Superfoods to the rescue! Packed with vitamins, minerals, healthy fats, and fiber – as well as antioxidants, flavonoids, and phytochemicals – superfoods offer a wide variety of benefits. When you add several of these mega-healthy ingredients and whole foods to a weekly shopping list, you bring yourself closer to optimal health.
Many accessible, affordable superfoods may also help your body and your bloodstream absorb more vitamins and minerals from food, ease stress, subdue sugar cravings, and help with your weight-loss efforts.
Here are 8 great powerhouse foods, and how they can add nourishment to each meal you eat this week:
Packed with with phytochemicals, flavonoids, and soluble fiber, choose organic, dark-hued berries; they’re highest in potassium and vitamin C. Blueberries (strawberries and raspberries contain similar properties) contain properties that may help maintain a healthy heart and cholesterol levels. This study also points out that further and more extensive studies are needed.
2. Leafy greens
Swiss chard, spinach, collard greens, and other slightly bitter lettuce leaves have an abundance of phytonutrients, and should be consumed daily. The darkest greens contain fiber and calcium to improve digestion. Leafy greens are high in calcium and folate (vitamin B9), which are good for your bones.
3. Cruciferous vegetables
While broccoli always gets top billing as the ultimate member of the Brassicaceae family, many other cruciferous vegetables also contain sky-high amounts of calcium, vitamins A, C, K, E, and the B vitamins. Try Brussels sprouts, kohlrabi, kale, and cauliflower for a cruciferous change up!
4. Wild-caught salmon from the Pacific or Alaska
The richest, fatty fish like mackerel, bluefish, and wild salmon are vital sources of omega-3 fatty acids, nutrients that can support cardiovascular health. The American Heart Association recommends getting at least two servings of fatty fish a week.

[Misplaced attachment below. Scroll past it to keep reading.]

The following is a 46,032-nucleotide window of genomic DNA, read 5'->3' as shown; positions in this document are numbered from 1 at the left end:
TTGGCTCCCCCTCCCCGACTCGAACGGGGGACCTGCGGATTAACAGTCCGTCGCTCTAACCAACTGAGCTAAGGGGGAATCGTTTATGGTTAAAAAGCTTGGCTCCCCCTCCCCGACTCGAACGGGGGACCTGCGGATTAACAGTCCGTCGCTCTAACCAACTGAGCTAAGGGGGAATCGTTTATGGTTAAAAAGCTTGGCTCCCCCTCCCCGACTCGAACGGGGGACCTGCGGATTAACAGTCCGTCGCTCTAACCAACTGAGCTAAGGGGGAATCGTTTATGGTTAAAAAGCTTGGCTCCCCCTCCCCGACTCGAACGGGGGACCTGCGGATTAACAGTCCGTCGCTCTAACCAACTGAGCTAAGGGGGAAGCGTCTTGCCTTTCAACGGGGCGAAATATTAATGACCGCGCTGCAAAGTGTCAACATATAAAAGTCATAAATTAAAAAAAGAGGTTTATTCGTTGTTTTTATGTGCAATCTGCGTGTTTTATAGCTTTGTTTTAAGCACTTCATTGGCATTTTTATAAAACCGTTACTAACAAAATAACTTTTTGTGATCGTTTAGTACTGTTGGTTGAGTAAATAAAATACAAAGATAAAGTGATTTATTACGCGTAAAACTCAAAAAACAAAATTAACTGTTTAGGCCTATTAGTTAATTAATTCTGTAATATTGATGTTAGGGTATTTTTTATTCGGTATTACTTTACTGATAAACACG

Dried beans, peas, and lentils are excellent sources of vegetarian proteins. In addition, legumes are high-energy foods that increase satiety. Legumes provide low-fat protein and insoluble fiber as well as potassium, folate, and the B vitamins. As a side dish in place of bread or potatoes, they can keep you full longer.
6. Whole grains, brown rice, oats, barley, spelt
There are so many edible ancient grains; with a quick stroll down any health food aisle, you can likely find these healthy grains: rye, farro, wild rice, and some forms of sprouted unrefined wheat. To be a whole grain, the carbohydrate must retain the all-important bran and germ of a kernel, where nutrients live. Whole grains contain more phytochemicals, antioxidants, vitamin E, magnesium, and iron than their white counterparts. Try avoiding less healthy packaged grains, like white rice from a box.
The ultimate powerhouse produce, avocados are jam-packed with potassium, fiber, and healthy monounsaturated fats that protect the heart. Your future guacamole contains protective nutrients such as oleic acid, lutein, folate, and vitamin E, which can benefit eye health, healthy cholesterol levels, and may even benefit your skin.
8. Dark chocolate
You read that right — dark chocolate is a superfood! A one-ounce serving of high-quality, dairy-free dark chocolate is made of 70 percent cocoa, which is one of the richest sources of flavonoids. Eat a morsel or two several times a week to promote blood circulation. This type of dark chocolate in moderation may help to reduce LDL (bad) cholesterol.
Marsha Nunley, M.D., is board-certified in internal medicine, geriatric medicine, and palliative care. She specializes in functional medicine, a systems-based approach to treating the whole person.